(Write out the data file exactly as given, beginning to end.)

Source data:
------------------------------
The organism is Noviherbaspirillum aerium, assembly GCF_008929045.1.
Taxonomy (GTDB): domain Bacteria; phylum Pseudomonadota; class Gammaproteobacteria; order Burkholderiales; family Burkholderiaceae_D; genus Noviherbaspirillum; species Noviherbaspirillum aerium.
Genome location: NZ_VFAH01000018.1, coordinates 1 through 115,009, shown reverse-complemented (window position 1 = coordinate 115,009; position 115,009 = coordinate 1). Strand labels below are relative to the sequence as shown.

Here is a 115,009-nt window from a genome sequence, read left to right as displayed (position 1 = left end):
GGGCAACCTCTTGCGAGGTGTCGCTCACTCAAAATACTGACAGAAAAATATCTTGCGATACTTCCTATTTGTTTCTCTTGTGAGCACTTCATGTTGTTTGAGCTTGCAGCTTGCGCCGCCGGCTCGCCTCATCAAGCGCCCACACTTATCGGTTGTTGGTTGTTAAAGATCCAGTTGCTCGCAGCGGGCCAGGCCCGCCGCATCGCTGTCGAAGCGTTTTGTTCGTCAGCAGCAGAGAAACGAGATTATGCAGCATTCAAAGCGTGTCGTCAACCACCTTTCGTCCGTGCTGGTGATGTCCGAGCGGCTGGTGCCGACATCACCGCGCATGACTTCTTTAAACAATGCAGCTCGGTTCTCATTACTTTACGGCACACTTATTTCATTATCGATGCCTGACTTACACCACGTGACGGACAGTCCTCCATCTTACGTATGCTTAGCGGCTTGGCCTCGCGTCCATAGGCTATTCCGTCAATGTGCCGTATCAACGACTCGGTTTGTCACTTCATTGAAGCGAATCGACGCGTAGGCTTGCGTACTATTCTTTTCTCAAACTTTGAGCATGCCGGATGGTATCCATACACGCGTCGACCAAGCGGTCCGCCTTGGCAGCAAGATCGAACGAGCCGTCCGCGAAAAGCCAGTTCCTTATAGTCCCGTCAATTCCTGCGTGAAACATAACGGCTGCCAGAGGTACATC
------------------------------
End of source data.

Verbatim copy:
The organism is Noviherbaspirillum aerium, assembly GCF_008929045.1.
Taxonomy (GTDB): domain Bacteria; phylum Pseudomonadota; class Gammaproteobacteria; order Burkholderiales; family Burkholderiaceae_D; genus Noviherbaspirillum; species Noviherbaspirillum aerium.
Genome location: NZ_VFAH01000018.1, coordinates 1 through 115,009, shown reverse-complemented (window position 1 = coordinate 115,009; position 115,009 = coordinate 1). Strand labels below are relative to the sequence as shown.

Here is a 115,009-nt window from a genome sequence, read left to right as displayed (position 1 = left end):
GGGCAACCTCTTGCGAGGTGTCGCTCACTCAAAATACTGACAGAAAAATATCTTGCGATACTTCCTATTTGTTTCTCTTGTGAGCACTTCATGTTGTTTGAGCTTGCAGCTTGCGCCGCCGGCTCGCCTCATCAAGCGCCCACACTTATCGGTTGTTGGTTGTTAAAGATCCAGTTGCTCGCAGCGGGCCAGGCCCGCCGCATCGCTGTCGAAGCGTTTTGTTCGTCAGCAGCAGAGAAACGAGATTATGCAGCATTCAAAGCGTGTCGTCAACCACCTTTCGTCCGTGCTGGTGATGTCCGAGCGGCTGGTGCCGACATCACCGCGCATGACTTCTTTAAACAATGCAGCTCGGTTCTCATTACTTTACGGCACACTTATTTCATTATCGATGCCTGACTTACACCACGTGACGGACAGTCCTCCATCTTACGTATGCTTAGCGGCTTGGCCTCGCGTCCATAGGCTATTCCGTCAATGTGCCGTATCAACGACTCGGTTTGTCACTTCATTGAAGCGAATCGACGCGTAGGCTTGCGTACTATTCTTTTCTCAAACTTTGAGCATGCCGGATGGTATCCATACACGCGTCGACCAAGCGGTCCGCCTTGGCAGCAAGATCGAACGAGCCGTCCGCGAAAAGCCAGTTCCTTATAGTCCCGTCAATTCCTGCGTGAAACATAACGGCTGCCAGAGGTACATC